Racist, sexist remarks are ok for most amateur athletes, says survey

Racist, sexist remarks are ok for most amateur athletes, says survey

Racist, sexist remarks are ok for most amateur athletes, says surveySports is a language that is supposed to bridge people all over the world closer – no matter what age, race, and sexual orientation they have. Sport should also bring out the best in humans since it is, after all, about teamwork, giving it your all, espouses discipline, and, most importantly, playing with respect for your opponent – win or lose.

When Muhammad Ali – touted to be the greatest boxer of all time – passed away last Friday after his bout with Parkinson’s disease  the world mourned with the family he left behind. Even his greatest foe, two-time heavyweight champion George Foreman, had nothing but praises for his fiercest rival, calling the late boxing legend “the greatest piece.”

Ali’s death is one of sport’s “eureka” moments when the world stands tall, with their hearts beating as one. But too often, though, we are seeing how sports also bring out the worst in people.

Statistics provided by online bookmaker LeoVegas.com showed that majority of those who regularly play sport don’t think that being verbally abusive to other player makes them a bad sport. The bookmaker surveyed 1,000 amateur athletes in the UK, of which 55 percent thinks that saying racist, homophobic or sexist remarks are OK – a far cry from the ideal sports attitude of mutual respect.

Majority of the amateur athletes are convinced that there’s nothing wrong with deliberately pushing another player. The research also found that they don’t believe committing flagrant actions toward their opponents in court

”I play five-a-side football twice a week and think giving each other a hard time is just part of the game – no one really takes offence, it’s just a bit of banter” the 36-year-old Mark Jackson, who took part in the research, told LeoVegas.

Competitiveness is an important aspect of the sport to 33 percent of the male athletes, compared to 18 percent of the female respondents. But the research suggests that women are more likely to use underhand tactics, with 19 percent admitting they would do anything it takes to win compared to 13 percent of men.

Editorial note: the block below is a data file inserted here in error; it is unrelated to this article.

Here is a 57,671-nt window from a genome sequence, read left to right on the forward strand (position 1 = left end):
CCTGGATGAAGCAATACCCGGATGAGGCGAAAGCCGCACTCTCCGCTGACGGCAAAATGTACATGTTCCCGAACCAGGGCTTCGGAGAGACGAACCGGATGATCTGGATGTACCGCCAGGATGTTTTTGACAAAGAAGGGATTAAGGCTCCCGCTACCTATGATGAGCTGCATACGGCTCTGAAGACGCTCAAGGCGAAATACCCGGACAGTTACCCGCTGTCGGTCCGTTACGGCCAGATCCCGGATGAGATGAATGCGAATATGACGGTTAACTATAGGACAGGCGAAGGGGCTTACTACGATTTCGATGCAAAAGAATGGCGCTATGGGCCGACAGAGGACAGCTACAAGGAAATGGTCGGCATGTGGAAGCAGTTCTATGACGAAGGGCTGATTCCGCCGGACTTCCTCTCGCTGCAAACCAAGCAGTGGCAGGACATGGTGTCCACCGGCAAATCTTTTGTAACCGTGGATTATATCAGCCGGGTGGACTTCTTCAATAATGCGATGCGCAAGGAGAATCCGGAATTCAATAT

“Attitudes towards male and female sports are unfortunately still very different. I hope this summer people see women coming out on top and realise that it’s great to throw, run and jump like a girl,” commented Jessica Smith, a 24-year-old netball player from Aldershot.

Despite this, over a quarter of respondents admitted to getting very annoyed when people are “bad sports” and ruin the game for others. When they were asked what acts do they consider to be unsportsmanlike, “diving (flopping)” or faking an injury topped their list, with 52 percent; followed by match fixing with 48 percent; risking injury to another player by going in for a rough tackle with 47 percent; skipping a section of a course to win a race with 46 percent; and celebrating when an opponent is injured with,45 percent.

Looking at sporting etiquette around the UK, 1 in 10 of the respondents think its fine to break the rules if they don’t get caught – higher than anywhere else.

“As 2016 is such a huge year for sport, with the Euros and Olympics just around the corner, we wanted to find out what people’s pet peeves are when it comes to sporting etiquette,” said Shenaly Amin, UK Country Manager at LeoVegas.

“We were surprised to discover what people think is acceptable behaviour and hope that this summer everyone can be good sports whatever the results,” she added.

Racist, sexist remarks are ok for most amateur athletes, says survey